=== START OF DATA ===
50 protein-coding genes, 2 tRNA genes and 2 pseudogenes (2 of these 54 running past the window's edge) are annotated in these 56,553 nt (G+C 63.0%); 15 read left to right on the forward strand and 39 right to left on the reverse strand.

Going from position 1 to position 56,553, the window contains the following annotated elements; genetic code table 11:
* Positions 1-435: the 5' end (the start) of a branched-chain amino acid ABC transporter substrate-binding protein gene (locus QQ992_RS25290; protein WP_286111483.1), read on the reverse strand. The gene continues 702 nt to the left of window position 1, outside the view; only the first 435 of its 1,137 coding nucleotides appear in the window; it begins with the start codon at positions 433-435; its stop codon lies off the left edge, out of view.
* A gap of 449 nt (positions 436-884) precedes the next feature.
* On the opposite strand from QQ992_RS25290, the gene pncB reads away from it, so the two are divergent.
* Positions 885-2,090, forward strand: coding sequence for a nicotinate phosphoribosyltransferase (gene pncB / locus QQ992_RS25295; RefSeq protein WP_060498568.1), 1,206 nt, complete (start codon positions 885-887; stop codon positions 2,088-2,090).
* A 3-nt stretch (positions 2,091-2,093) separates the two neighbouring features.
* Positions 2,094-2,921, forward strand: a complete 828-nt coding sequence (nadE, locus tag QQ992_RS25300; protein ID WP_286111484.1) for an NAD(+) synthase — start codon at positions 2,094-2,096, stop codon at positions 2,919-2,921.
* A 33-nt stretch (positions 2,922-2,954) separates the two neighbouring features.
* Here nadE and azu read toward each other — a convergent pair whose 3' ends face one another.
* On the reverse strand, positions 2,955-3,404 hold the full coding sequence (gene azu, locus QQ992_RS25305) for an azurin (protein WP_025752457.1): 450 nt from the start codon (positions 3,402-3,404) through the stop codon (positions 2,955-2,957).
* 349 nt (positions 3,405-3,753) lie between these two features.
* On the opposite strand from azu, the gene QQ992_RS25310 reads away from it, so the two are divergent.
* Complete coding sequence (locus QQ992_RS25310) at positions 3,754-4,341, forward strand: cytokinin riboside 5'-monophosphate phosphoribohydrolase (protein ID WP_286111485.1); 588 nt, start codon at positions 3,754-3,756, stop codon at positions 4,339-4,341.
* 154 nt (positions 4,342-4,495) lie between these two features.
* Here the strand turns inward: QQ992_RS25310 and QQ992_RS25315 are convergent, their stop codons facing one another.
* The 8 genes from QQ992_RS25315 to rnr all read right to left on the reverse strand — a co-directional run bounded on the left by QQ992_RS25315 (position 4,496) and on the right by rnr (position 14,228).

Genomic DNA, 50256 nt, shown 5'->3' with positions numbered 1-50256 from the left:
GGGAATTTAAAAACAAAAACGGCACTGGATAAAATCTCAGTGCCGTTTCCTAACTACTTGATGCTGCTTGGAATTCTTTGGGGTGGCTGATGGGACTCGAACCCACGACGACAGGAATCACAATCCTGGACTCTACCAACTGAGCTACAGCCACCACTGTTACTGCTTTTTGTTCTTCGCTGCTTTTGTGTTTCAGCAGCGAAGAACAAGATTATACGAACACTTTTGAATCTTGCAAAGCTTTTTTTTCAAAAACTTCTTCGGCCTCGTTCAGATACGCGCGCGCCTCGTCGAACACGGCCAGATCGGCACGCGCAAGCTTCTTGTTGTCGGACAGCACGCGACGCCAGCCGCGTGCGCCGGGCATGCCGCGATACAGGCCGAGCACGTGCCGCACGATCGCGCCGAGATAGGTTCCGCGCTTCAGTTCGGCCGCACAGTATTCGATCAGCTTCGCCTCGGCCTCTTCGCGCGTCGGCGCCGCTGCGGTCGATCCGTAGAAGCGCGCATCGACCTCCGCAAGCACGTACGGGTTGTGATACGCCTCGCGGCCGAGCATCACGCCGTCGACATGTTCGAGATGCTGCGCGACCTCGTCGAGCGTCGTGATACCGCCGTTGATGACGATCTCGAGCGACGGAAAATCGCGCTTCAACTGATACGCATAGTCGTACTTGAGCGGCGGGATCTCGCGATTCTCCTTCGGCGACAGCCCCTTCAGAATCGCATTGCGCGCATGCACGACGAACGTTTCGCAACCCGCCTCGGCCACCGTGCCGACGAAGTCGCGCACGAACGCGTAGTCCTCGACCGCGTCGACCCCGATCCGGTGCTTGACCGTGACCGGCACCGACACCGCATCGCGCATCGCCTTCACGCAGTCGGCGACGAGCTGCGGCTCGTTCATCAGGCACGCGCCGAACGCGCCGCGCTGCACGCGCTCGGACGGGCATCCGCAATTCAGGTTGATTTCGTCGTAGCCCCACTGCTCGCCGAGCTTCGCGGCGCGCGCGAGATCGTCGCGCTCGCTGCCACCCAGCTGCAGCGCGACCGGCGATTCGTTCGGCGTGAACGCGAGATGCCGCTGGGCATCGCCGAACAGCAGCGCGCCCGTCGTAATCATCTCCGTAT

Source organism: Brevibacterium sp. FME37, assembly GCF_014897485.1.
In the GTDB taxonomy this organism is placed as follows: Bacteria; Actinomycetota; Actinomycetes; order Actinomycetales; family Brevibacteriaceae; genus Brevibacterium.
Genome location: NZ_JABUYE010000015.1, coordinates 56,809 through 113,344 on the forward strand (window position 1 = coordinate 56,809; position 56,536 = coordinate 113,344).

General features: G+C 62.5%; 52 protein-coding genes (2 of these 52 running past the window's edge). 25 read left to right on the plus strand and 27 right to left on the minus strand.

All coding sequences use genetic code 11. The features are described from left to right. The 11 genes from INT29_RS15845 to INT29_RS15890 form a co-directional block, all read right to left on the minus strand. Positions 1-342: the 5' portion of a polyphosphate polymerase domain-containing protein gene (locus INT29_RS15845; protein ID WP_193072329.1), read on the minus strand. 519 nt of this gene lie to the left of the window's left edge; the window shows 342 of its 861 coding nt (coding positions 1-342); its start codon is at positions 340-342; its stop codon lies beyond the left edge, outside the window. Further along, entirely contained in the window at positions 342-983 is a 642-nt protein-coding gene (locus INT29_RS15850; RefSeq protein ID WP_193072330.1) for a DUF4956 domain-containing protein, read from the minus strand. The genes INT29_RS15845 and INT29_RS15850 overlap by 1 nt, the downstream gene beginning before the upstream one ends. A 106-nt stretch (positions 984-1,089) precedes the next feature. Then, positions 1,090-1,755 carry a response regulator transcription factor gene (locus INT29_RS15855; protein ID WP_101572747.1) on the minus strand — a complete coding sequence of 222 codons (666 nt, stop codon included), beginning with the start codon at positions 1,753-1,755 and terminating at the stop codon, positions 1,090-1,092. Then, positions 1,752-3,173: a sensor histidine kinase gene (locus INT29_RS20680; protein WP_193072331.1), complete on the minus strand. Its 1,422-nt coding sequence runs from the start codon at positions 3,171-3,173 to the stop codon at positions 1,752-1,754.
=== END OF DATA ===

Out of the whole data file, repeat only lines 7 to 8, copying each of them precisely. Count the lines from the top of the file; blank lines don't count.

* A 3-nt stretch (positions 2,091-2,093) separates the two neighbouring features.
* Positions 2,094-2,921, forward strand: a complete 828-nt coding sequence (nadE, locus tag QQ992_RS25300; protein ID WP_286111484.1) for an NAD(+) synthase — start codon at positions 2,094-2,096, stop codon at positions 2,919-2,921.